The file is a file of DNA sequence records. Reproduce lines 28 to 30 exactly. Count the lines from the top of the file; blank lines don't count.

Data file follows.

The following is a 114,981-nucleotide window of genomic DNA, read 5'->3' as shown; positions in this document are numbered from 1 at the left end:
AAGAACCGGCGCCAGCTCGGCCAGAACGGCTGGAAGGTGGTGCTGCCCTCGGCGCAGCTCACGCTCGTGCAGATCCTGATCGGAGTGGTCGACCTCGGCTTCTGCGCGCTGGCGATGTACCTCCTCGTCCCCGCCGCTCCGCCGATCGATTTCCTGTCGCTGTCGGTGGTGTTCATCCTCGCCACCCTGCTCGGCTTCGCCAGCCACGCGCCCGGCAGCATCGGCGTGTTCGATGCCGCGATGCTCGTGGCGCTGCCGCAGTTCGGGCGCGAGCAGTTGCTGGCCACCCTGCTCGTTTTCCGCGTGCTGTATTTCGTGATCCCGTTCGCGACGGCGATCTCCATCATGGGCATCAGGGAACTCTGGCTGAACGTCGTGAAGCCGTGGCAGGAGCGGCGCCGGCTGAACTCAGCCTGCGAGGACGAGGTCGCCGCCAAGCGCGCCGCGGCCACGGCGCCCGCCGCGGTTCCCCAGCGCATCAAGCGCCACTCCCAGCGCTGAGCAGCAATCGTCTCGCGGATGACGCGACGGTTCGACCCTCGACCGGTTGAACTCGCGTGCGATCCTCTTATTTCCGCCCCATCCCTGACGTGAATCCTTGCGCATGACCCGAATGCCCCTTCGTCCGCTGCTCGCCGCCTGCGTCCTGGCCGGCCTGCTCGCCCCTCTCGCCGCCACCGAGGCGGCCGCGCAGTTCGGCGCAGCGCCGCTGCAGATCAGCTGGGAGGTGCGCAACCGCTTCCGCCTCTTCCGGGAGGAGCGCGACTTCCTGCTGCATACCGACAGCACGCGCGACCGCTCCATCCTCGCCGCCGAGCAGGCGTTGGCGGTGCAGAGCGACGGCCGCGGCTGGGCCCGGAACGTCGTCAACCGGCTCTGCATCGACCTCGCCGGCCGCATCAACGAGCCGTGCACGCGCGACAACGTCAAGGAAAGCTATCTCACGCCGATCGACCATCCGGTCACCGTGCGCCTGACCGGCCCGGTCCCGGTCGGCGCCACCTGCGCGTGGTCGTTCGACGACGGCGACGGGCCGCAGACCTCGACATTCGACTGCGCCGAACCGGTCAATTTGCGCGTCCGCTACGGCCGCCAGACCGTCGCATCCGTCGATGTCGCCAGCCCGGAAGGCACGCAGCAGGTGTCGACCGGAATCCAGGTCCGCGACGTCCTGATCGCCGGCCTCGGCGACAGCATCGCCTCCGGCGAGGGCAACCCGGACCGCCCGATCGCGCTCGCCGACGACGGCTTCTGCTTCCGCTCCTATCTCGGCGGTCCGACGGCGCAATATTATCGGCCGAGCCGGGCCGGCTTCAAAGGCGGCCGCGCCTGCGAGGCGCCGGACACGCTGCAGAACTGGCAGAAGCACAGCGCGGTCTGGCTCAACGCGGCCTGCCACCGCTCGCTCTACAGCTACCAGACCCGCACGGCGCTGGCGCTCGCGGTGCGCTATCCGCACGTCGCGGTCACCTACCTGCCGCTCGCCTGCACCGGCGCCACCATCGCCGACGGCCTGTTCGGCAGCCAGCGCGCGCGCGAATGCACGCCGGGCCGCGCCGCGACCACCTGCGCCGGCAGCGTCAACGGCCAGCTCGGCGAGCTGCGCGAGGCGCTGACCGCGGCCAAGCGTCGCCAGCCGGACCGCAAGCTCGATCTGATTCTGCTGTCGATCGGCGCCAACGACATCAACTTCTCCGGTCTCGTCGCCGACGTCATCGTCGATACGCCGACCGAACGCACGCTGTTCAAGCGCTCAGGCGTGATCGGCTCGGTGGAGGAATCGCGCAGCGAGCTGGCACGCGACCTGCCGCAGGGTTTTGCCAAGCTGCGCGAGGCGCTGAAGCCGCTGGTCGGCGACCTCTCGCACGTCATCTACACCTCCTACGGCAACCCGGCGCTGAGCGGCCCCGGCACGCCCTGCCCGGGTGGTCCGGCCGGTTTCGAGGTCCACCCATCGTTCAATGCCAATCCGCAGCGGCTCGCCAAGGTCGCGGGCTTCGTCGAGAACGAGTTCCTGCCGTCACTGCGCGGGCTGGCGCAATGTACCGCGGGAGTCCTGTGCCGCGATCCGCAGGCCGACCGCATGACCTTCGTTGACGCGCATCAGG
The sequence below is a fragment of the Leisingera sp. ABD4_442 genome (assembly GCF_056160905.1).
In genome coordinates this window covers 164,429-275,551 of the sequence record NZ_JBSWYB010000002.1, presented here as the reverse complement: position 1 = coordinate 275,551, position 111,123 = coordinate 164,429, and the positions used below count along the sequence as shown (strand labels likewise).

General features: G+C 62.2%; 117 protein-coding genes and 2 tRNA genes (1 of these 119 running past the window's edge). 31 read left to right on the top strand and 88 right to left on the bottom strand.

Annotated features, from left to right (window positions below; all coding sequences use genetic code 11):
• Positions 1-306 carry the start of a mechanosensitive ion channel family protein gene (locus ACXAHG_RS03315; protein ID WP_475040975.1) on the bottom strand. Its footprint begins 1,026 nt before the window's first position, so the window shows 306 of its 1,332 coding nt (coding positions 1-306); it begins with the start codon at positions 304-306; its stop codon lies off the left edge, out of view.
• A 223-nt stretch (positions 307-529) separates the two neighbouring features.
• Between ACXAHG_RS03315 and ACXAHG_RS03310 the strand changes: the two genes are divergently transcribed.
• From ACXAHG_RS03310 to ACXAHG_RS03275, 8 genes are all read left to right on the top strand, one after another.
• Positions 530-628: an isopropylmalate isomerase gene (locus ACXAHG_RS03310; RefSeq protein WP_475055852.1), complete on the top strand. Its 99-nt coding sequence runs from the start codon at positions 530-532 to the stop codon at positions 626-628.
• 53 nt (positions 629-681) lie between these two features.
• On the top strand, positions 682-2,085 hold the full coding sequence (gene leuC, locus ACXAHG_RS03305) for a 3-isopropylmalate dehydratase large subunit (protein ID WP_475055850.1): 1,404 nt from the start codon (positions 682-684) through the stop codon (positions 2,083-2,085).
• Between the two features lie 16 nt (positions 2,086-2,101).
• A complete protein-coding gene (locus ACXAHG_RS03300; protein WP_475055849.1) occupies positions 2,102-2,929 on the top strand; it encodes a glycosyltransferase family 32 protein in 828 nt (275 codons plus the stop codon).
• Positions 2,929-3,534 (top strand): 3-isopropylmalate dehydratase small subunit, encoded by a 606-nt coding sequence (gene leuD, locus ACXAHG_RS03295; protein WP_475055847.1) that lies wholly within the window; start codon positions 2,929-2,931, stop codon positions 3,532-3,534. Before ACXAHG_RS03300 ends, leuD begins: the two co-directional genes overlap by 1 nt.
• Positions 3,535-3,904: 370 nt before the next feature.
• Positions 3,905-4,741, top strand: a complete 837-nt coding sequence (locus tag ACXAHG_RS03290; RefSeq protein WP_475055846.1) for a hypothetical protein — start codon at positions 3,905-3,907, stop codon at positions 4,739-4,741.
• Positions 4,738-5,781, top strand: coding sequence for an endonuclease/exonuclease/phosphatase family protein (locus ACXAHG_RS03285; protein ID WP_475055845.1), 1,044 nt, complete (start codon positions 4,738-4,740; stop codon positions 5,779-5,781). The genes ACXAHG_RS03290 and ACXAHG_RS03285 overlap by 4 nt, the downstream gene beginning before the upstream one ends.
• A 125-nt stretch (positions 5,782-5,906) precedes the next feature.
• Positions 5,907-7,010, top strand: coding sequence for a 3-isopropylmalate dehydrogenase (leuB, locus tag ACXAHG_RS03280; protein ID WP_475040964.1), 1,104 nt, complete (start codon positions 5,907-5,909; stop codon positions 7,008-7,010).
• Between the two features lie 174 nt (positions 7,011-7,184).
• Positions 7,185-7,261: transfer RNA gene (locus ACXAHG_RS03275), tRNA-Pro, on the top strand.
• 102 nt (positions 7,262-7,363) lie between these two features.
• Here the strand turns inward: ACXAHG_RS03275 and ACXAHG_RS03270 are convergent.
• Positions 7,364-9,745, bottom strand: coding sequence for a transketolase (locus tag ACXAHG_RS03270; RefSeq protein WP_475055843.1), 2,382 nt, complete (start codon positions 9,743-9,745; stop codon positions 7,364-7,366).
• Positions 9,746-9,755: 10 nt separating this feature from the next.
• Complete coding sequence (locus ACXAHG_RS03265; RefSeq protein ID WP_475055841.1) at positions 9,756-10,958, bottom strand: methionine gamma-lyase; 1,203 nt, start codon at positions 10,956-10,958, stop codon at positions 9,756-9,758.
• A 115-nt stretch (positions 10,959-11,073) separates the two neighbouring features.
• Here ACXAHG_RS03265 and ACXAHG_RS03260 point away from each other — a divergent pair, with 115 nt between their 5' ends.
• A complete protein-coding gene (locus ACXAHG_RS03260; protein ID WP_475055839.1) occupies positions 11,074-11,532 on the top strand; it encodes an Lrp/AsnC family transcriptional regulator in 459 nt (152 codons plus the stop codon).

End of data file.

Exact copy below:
• Complete coding sequence (locus ACXAHG_RS03265; RefSeq protein ID WP_475055841.1) at positions 9,756-10,958, bottom strand: methionine gamma-lyase; 1,203 nt, start codon at positions 10,956-10,958, stop codon at positions 9,756-9,758.
• A 115-nt stretch (positions 10,959-11,073) separates the two neighbouring features.
• Here ACXAHG_RS03265 and ACXAHG_RS03260 point away from each other — a divergent pair, with 115 nt between their 5' ends.